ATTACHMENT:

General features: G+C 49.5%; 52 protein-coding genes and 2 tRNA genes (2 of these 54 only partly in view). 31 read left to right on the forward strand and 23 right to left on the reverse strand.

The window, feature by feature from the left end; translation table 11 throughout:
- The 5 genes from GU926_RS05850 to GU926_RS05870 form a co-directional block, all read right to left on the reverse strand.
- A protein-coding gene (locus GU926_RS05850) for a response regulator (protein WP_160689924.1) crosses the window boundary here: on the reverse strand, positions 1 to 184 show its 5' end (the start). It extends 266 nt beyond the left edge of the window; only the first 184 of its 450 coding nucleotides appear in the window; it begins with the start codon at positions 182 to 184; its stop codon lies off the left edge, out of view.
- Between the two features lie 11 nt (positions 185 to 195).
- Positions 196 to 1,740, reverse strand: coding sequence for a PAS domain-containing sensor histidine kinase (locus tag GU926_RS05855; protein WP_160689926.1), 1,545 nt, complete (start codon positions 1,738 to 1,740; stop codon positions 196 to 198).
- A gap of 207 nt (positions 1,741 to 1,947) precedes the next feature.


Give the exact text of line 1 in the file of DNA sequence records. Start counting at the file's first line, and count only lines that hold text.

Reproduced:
General features: G+C 49.5%; 52 protein-coding genes and 2 tRNA genes (2 of these 54 only partly in view). 31 read left to right on the forward strand and 23 right to left on the reverse strand.